As Detroit’s Emergency Manager Kevyn Orr presses to advance the city’s bankruptcy filing as quickly as possible, a worrying lack of transparency undermines his claims that the city has no choice but to cut deeply into government workers’ retirement benefits. Until Orr makes public the methods he and his actuaries have used to claim that the city’s pension funds are in dire condition, no cutbacks to worker benefits should be allowed to go forward, and no claims of “good faith negotiations” can be taken seriously.
At the heart of the dispute between Orr and city workers is a basic disagreement over just how much long-term debt Detroit’s two city pension funds are facing. Publicly available data indicate only a relatively small problem, while Orr claims the pensions are in dire shape.
Orr is essentially asking the city’s janitors, librarians, and firefighters to give up the retirement benefits that they and their families have been promised for decades because, according to Orr, the benefits are just too expensive. The last official evaluation conducted by the funds’ retained actuaries, however, found that the police and firefighters’ pensions were nearly 100 percent funded and the general retirement system was 83 percent funded—figures that many public pensions across the country would envy. According to the public data, the pension funds had $644 million in combined unfunded liabilities in 2011—a significant but relatively manageable sum.
When Orr was appointed emergency manager of Detroit in March and began evaluating the city’s fiscal health, he understandably chose to look anew at the pension funds’ conditions. Instead of using the city’s retained actuaries, however, he commissioned a private report that placed the new long-term debt figure at $3.5 billion, more than five times the previously reported sum. Orr has since used this figure to help make the case that bankruptcy is the city’s only option and that there is no way around cutting public employees’ retirement benefits, despite the fact that the report he commissioned has never been publicly released.
Properly valuing the assets and liabilities of a pension fund is difficult and always subject to some uncertainty, but any proper analysis must follow accepted guidelines and be subject to public scrutiny.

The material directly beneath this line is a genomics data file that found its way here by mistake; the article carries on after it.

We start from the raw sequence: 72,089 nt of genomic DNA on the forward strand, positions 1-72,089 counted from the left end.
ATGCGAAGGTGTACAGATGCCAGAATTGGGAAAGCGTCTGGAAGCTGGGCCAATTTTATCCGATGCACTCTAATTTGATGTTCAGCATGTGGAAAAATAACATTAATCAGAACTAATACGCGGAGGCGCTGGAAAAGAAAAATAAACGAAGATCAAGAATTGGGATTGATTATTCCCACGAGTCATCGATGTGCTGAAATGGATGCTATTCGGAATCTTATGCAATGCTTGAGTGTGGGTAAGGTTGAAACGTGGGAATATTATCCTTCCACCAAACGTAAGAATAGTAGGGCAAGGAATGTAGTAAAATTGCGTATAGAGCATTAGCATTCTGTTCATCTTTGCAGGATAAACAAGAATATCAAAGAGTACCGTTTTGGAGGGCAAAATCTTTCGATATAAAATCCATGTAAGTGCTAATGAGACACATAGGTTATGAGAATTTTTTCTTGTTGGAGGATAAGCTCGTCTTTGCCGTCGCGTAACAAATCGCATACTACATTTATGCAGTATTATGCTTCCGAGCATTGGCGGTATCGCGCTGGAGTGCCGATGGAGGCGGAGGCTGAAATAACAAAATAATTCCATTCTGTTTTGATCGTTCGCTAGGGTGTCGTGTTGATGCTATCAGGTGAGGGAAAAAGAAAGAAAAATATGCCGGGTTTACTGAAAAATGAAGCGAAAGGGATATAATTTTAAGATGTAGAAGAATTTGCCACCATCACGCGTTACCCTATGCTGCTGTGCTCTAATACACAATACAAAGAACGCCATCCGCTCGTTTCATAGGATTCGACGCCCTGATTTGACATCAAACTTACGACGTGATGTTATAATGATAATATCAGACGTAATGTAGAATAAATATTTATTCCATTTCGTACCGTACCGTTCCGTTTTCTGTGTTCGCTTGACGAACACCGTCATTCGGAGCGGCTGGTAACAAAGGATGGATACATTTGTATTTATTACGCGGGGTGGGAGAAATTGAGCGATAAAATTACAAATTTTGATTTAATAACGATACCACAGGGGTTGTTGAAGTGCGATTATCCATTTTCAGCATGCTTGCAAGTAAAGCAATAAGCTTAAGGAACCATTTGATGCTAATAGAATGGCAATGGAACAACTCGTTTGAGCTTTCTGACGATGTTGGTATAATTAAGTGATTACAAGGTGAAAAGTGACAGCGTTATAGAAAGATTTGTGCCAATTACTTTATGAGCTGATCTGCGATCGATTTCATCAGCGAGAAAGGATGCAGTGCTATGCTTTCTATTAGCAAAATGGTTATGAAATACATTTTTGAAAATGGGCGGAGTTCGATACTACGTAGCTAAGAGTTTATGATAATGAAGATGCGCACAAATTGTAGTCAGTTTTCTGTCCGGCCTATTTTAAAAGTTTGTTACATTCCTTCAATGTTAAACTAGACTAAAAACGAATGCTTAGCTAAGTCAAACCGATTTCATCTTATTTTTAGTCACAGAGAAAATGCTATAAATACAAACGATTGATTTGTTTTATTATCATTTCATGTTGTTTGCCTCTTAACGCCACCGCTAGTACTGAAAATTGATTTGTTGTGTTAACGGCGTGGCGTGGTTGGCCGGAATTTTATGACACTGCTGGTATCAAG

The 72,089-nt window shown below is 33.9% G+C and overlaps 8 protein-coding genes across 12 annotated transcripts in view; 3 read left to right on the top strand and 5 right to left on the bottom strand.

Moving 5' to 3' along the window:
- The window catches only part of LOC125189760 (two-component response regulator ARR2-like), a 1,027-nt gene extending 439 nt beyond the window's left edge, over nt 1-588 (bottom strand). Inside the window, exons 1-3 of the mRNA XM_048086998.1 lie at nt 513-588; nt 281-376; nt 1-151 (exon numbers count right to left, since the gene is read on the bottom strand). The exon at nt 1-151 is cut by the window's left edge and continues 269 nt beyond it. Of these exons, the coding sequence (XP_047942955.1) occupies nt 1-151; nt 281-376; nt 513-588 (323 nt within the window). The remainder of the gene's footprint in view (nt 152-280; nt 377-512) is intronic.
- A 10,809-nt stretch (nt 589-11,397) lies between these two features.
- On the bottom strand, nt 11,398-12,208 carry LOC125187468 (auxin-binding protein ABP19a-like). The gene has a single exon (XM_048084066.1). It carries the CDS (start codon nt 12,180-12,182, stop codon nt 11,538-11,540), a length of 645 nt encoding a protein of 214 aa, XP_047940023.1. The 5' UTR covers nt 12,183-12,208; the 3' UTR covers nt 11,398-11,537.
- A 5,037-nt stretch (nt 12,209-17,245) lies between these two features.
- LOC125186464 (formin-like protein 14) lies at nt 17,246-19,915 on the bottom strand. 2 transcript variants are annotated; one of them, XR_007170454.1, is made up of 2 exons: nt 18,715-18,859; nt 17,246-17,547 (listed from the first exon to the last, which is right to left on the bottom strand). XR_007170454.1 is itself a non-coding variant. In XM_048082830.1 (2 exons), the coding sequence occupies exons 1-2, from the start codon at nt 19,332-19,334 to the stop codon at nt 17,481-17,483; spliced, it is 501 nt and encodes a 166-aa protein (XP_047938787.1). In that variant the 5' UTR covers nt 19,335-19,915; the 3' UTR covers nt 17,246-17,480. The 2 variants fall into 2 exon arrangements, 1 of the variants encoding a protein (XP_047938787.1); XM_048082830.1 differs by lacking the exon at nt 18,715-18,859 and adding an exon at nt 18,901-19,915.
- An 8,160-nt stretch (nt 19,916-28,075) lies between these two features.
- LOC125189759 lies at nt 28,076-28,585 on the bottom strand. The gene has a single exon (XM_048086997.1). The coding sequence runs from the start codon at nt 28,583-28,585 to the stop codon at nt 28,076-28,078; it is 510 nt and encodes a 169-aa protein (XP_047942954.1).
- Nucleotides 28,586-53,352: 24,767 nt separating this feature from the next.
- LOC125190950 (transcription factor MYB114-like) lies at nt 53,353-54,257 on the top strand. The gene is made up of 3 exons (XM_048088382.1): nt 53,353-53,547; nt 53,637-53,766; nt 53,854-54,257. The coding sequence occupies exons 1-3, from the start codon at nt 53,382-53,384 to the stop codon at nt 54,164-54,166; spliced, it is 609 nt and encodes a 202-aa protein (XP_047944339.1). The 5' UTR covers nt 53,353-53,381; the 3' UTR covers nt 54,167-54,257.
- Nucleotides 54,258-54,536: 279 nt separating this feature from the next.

Unfortunately for many city workers and retirees wondering how a pension system that offers less-generous benefits than many other major cities could so quickly spiral out of control, it is currently impossible to evaluate the merits of the methods used by Orr and his actuaries. Experts, however, generally find that pension liabilities do not explode with so little warning, indicating that the private report’s assumptions should be subject to great scrutiny. Indeed, a recent evaluation by major investment advisor Morningstar asserted that the city’s original assumptions used to derive the $644 million figure were largely in line with standard practice, calling into question the changes that must have been made to arrive at the $3.5 billion figure. Furthermore, multiple sources have reported that the private consultants hired to calculate this new total referred to their own figures as “very rough preliminary guesstimates.”
While Orr has repeatedly criticized previous actuaries’ assumptions as overly optimistic, his failure to disclose the exact assumptions of his own analysis calls into question not only the legitimacy of the alterations made but also the intentions behind them.
It may well be a coincidence that the new estimates bring both pension funds’ funding levels well below 80 percent—which, according to Michigan law, now gives Orr the power to replace their boards of trustees—but without the public release of the methodology used to calculate them, it is impossible to be sure.
More important than arguments over whose actuarial assumptions are more correct, however, is how keeping such information from the public hurts the democratic process. The fact that city workers and retirees are being asked to accept potentially deep cuts to long-promised benefits but are not able to have an open public debate about the validity of the numbers is insulting to a form of governance predicated on the consent of the governed. Crises may necessitate extraordinary measures, but they cannot be used to justify a lack of transparency if democracies are to endure through both good times and bad.
If Orr believes in his numbers, then he should not hesitate to make his actuarial report public. If he is right, Detroit’s workers and residents can surely take the news; they’ve seen far worse in recent years than a single actuarial report could ever surpass. Perhaps significant reforms are necessary; perhaps they are not. But if any such changes are made, they must be done with complete transparency and with the input of a public that deserves to know not only what is being asked of it, but also why they are being asked.
David Madland is Director of the American Worker Project at the Center for American Progress Action Fund. Keith Miller is a Research Assistant with the American Worker Project.
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